"Ricochet" is a 1984 documentary that follows David Bowie on the Asian leg of his "Serious Moonlight" tour, in support of Let's Dance. It is a strange film in many ways, showing what the viewer might expect, but containing also within it a strange thread. The film follows Bowie as he arrives, explores and performs in Hong Kong, Singapore and Bangkok. Throughout his journey, there are moments when another figure, a man invariably wearing dark glasses (even at night) is shown, and usually in the vicinity of Bowie himself. Each time this figure is shown, often expressionless and somewhat sinister, the image becomes still on the bespectacled face and is transformed to a video still, as if the image is being shown on a tube-style television, along with a harsh clicking sound. These brief interruptions to the narrative of the film add an sense that something will happen to the protagonist of the film; there is some suspense injected into what is otherwise a shallow look at a segment of a tour.
Bowie himself appears, in some sense, to appreciate the people with whom he engages: not long after the start of the film, a reporter asks the singer if he always had a fascination with the East, to which he replies that he has. The film shows this fascination. The singer asks a taxi driver in Singapore about local laws and ways of carrying oneself. Bowie asks an interviewer in Bangkok how people there might manifest rebellion. He wants to know how a resident in Hong Kong is anticipating the handover of the British Colony to the Chinese in 1997 (the resident seems to be somewhat negative regarding the handover, suggesting that professionals who have the means are planning to emigrate, while those in the lower classes are not--this will destroy what she calls the "infrastructure" of the area). But with this concern comes a strange side to the singer as well: immediately after asking the question regarding the handover of Hong Kong, there is a sighting of the sinister figure, and Bowie then asks about an asian pop song from the 1950s, and wonders if the Hong Kong group knows anything about it. They all begin to sing, and Bowie is smiling. Political and economic discussions are over for now.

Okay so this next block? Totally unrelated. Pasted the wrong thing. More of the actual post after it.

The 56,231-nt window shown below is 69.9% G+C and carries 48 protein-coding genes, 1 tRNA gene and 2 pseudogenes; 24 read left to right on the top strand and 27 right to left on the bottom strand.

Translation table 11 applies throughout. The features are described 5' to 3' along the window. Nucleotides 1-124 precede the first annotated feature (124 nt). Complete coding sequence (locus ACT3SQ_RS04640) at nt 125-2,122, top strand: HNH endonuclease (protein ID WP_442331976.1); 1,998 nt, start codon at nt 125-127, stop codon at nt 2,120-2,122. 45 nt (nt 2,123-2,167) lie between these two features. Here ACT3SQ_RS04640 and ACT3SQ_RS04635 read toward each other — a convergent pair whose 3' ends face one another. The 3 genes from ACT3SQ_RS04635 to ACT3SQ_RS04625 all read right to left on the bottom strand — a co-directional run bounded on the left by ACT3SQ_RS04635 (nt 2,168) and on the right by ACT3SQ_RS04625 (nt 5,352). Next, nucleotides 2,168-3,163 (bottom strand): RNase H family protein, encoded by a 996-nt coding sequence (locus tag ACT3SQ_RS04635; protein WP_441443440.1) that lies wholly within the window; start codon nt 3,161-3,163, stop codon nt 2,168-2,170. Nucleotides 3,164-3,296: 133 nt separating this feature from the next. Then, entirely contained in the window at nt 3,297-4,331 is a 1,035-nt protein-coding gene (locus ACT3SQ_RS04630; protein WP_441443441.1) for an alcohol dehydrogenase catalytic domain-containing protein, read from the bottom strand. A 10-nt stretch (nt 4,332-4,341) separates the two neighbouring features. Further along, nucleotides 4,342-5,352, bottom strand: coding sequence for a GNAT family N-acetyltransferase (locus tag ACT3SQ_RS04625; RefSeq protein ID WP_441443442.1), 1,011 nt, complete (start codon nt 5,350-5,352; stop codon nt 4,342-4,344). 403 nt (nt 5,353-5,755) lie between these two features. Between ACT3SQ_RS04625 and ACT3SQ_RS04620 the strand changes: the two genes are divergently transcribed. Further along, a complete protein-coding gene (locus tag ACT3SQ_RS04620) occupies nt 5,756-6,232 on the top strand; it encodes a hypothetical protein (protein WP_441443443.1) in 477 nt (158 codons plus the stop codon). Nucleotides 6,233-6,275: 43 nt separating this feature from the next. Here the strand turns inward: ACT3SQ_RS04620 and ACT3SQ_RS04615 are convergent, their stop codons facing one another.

There is an accompanying narrative in the Hong Kong segment, where a trio of young people, who make up a sort of Bowie cover band, are trying to save up enough money with which to buy tickets to the concert. One of the musicians is having a lot of trouble getting enough money for a ticket, first attempting to sell some of his vinyl records and finally asking his friend's boss for a loan. Interspersed with this story is a moment with Bowie and one of his handlers discussing ticket prices for the concert there, mentioning that they need to balance the price of tickets with a full house of ten thousand attendees at both nights of concerts in the city. They do not lower ticket prices.
In Singapore, Bowie wishes to visit an older part of the city, and a taxi driver brings him to a hotel which appears to be colonial in its architecture and style; Bowie is seemingly not interested in "true" or "traditional" remnants of these areas. It is in the hotel that he encounters another of these sinister figures. In what appears as a humourous staging of a scene, Bowie wishes to enter a rehearsal of traditional Chinese Opera, but his entry is barred, forcing him to attend the performance in the evening, a feat which, for him, is "difficult." In Bangkok, he sees another figure at the airport, who seems to take the car for which Bowie and his entourage were thought to be destined.
The climax of the film seems to come when Bowie enters what appears to be a strip club in Bangkok, in which he encounters the sinister figure again. The singer seems to make the connection that all of these men, with their dark glasses, are versions of himself. Immediately before the live performance, presumably in Bangkok, the video still of the sinister figure is shown again, as Bowie begins to sing his song, "Fame." The lyrics to "Fame" suggest a kind of love/hate relationship to the lifestyle that Bowie is living throughout the documentary film. In the song, the singer asks why one might question his rejection of this fame in the first place, while immediately confirming that "fame," a sort of embodied figure, is in fact unfazed; Bowie cannot "shake," or get rid of, "fame." The sinister figure in the sunglasses is Bowie's fame, now at one with him and unable to be left behind. It follows him unmercifully.
The most interesting notion, in a somewhat uninteresting film, is Bowie's epiphany (if one calls it such) in the club, when he realizes that these fragments of figures that have been following him, are actually himself. This is a crack, a break, in the celebrity that we see throughout the film. He shows a weakness here, a sort of panic in realizing that there is no escape from the fame that has engulfed him. His performance of "Fame" ends with him aggressively shouting the title just before the credits of the film roll on the screen.
"Ricochet" was directed by Gerry Troyna. For more, see Ben Slater's very informative blog entry here.